How to find the area of regular polygons, given only the apothem?
I am having A LOT of trouble with Geometry right now. I have no idea how to find the area of a regular polygon, like a pentagon or hexagon, when given only the apothem. Please explain how to go about working out these problems. PLEASE don’t use trigonometry. I haven’t even learned trig yet! I just need to know how to do this with a Geometry formula.
Suggestion by Polyhymnio
A = 1/2Pa where P is the perimeter. You cannot find the length of a side or the perimeter without using trig. Sorry!
What do you think? Answer below!
ACT Test question what do I need to study?
I am taking the act in two weeks and have reviewed Algebra and Geometry formulas and grammatical rules. Is there anything else I should look over? What should I get ready the night before?
Suggestion by august
The most important thing is practice test. Make sure you take some and make sure you check the answers you get wrong on the practice test and understand why you got them wrong. Before the ACT you should get a good amount of sleep and eat a good breakfast. It may not seem like it will help but it will. Also for the ACT make sure you bring a calculator, preferably a graphing calculator, and many extra pencils with erasers.
Know better? Leave your own answer in the comments!
What do you need to known before you take geometry?
I’ve taken Algebra I and I will take geometry this summer at a camp. I remember most stuff from Algebra I but graphing is my weakest thing. What do I need to know before taking geometry? Any formulas or concepts might be helpful! thanks a bunch!!
Suggestion by Nomix
There are tons of formulas depending on what you’re doing. If you wanted to practice for it, there’s tons of geometry sites that can help, but for what you’re doing the teacher should inform you of the formula to complete the problems.
Suggestion by nozar nazari
From algebra,you must unserstand that from a point
there can be only and only one prependicular line
and only one parallel line to another line.
good luck and God bless you.
I am a geometry lover.
Suggestion by A H
Know how to solve linear and quadratic equations like 4x + 3 = 9x – 2 and x^2 – 2x + 5 = 0.
Know how to graph a line like y = -x/4 + 3.
Know the various forms of a line, particularly slope-intercept and point-slope.
Know how to solve a system of equations: two equations and two variables, like x + 4 = 2y and -6x = 5y + 9.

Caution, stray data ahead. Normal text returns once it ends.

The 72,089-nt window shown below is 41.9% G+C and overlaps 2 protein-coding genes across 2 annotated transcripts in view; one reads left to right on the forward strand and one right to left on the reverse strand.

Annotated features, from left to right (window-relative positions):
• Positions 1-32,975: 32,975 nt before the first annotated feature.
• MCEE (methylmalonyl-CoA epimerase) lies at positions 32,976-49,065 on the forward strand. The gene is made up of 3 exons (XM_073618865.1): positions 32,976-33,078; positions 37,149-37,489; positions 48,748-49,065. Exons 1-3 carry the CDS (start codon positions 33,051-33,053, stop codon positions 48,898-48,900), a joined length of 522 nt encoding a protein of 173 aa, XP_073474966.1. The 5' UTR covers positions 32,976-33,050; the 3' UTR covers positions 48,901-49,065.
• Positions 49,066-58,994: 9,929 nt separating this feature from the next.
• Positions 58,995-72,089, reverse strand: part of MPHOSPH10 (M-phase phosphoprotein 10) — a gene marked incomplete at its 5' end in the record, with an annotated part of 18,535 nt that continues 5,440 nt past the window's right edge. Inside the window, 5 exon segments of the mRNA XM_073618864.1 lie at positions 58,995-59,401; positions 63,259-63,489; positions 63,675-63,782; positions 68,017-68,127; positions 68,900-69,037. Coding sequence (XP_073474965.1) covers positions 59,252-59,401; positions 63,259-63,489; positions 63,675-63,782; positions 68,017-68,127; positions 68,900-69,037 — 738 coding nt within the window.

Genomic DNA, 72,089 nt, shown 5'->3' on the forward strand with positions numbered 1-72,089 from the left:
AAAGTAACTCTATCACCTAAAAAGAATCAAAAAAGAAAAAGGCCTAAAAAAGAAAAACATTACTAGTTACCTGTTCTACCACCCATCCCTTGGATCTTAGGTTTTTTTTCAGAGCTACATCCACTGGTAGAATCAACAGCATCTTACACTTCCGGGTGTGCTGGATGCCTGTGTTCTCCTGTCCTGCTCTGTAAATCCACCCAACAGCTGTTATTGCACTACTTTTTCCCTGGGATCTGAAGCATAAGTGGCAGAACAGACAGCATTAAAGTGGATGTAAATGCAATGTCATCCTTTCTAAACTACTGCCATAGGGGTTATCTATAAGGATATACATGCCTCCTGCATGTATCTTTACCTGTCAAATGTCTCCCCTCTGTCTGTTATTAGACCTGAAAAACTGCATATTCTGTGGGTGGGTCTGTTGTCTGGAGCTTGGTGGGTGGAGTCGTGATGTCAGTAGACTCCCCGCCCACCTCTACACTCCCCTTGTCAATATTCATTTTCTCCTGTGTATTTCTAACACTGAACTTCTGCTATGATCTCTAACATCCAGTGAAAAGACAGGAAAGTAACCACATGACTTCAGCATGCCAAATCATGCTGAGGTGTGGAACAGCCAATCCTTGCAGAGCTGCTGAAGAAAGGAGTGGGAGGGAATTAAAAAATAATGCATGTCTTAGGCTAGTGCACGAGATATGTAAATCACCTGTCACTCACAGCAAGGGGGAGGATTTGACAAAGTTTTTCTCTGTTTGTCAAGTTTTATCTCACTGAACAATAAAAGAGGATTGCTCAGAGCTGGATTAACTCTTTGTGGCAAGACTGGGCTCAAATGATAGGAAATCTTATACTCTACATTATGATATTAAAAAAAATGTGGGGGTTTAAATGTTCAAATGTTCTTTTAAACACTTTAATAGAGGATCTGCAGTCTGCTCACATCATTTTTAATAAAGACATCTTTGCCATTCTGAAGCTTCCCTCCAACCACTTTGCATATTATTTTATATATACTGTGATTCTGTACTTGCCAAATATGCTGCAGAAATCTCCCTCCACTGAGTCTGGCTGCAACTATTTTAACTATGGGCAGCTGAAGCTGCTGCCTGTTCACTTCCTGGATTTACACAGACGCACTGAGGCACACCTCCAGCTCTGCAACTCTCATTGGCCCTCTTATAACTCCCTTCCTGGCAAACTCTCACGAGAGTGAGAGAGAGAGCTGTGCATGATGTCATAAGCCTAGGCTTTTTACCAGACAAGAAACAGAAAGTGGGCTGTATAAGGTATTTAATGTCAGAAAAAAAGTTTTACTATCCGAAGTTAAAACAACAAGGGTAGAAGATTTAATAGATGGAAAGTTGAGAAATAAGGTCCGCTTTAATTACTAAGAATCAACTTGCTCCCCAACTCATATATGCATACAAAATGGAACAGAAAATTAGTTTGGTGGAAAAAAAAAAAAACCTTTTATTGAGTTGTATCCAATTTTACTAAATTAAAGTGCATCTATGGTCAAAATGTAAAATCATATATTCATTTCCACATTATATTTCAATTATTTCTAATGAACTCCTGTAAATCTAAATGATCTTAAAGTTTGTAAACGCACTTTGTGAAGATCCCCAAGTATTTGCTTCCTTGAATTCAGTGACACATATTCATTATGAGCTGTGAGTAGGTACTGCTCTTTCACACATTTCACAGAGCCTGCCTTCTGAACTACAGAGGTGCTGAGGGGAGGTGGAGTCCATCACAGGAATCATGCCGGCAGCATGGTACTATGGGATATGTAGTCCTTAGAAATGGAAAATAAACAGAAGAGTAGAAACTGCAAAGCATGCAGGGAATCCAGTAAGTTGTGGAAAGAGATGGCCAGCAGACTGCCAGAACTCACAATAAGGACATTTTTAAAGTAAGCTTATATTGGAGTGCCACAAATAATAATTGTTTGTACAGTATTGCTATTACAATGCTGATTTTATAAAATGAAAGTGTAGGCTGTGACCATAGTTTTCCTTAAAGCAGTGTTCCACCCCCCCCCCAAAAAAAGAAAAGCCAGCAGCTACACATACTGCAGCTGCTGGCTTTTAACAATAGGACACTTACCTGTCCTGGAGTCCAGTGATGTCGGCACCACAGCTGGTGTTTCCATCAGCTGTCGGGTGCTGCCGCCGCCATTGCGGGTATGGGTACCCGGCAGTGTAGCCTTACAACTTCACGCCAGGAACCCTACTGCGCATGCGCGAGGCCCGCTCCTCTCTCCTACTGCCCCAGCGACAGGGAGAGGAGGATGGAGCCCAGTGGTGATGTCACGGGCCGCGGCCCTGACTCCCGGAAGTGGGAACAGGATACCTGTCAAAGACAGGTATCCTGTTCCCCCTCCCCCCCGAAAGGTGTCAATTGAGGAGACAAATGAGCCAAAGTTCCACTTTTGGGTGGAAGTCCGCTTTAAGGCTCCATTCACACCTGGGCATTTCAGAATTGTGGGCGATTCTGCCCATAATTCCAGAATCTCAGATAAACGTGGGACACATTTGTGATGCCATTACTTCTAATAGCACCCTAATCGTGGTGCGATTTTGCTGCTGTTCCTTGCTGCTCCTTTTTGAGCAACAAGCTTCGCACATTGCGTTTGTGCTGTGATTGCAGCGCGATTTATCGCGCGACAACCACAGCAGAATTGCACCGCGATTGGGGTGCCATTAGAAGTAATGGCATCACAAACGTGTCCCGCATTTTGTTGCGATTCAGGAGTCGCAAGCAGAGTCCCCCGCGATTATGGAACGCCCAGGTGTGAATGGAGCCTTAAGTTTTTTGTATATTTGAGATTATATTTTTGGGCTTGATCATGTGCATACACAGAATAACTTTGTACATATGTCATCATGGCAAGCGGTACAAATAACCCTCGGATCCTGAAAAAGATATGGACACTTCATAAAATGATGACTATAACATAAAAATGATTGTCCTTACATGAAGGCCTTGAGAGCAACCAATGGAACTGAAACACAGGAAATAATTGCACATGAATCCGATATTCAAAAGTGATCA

Know three major methods to do the above: Substitution, elimination, and graphing both lines.
Know how to recognise when two equations in x and y are parallel, and when they represent the same line. Know that these situations represent “no solution” and “infinitely many solutoins”, respectively.
Know the quadratic formula. You may not need it directly in geometry, but you’ll DEFINITELY need it for Algebra 2.
Know how to find the areas of basic shapes: rectangles, squares, right triangles, and possibly parallelograms. You may know these from algebra; you’ll prove the formulas for them, and learn a few more area formulae.
Know your basic properties of algebra:
1) Associative property: a + (b + c) = (a + b) + c or (ab)c = a(bc)
2) Commutative property: a + b = b + a, ab = ba
3) Distributive property: a(b + c) = ab + ac
Understand the groupings of numbers: Positive integers, zero, negative integers, nonnegative integers, rational numbers, irrational numbers, and real numbers.
Know how to FOIL binomials, or multiply slightly bigger stuff like (a+b+c)(x+y).
Know how to simplify a radical like 1 / SQRT(2) or SQRT(48).
Know the pythagorean theorem a^2 + b^2 = c^2. You’ll probably come upon this formula quickly in geometry as the “distance formula” between two coordinates (x1, y1) and (x2, y2), which is D^2 = (y2 – y1)^2 + (x2 – x1)^2
Know the basic inequality x^2 >= 0. This means the square of any quantity must be nonnegative. Know what that means, and be able to readily identify the minimum value of quantities like (x-3)^2 + 3 or (x-6)^2. Be able to complete the square.
Give your answer to this question below!
Algebra2go Beginning Algebra Video Series.